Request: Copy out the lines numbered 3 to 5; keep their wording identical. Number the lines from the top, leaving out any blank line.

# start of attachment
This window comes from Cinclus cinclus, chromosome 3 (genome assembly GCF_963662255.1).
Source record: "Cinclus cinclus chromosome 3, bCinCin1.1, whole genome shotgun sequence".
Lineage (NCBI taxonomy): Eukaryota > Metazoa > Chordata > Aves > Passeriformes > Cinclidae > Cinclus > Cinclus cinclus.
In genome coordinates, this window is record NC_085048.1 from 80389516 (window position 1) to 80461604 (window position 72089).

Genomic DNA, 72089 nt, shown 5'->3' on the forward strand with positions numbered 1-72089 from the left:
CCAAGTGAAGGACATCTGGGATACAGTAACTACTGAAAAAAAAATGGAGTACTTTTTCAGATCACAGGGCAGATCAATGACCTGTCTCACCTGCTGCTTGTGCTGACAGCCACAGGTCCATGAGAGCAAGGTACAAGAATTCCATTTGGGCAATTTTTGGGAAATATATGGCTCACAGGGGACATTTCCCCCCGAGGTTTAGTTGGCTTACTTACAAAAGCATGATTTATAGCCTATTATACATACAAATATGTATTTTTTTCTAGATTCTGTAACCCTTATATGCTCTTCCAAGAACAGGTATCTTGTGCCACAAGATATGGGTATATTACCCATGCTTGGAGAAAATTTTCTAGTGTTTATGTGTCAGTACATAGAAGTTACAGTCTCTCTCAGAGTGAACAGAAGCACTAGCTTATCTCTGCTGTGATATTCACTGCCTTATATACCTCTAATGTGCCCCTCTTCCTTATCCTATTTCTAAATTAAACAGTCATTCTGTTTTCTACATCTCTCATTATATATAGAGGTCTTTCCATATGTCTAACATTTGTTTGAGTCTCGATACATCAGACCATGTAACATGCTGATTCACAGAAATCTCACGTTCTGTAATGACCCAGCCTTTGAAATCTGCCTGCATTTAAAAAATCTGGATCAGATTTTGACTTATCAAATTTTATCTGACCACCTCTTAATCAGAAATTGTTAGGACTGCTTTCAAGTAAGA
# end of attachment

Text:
Lineage (NCBI taxonomy): Eukaryota > Metazoa > Chordata > Aves > Passeriformes > Cinclidae > Cinclus > Cinclus cinclus.
In genome coordinates, this window is record NC_085048.1 from 80389516 (window position 1) to 80461604 (window position 72089).

Genomic DNA, 72089 nt, shown 5'->3' on the forward strand with positions numbered 1-72089 from the left: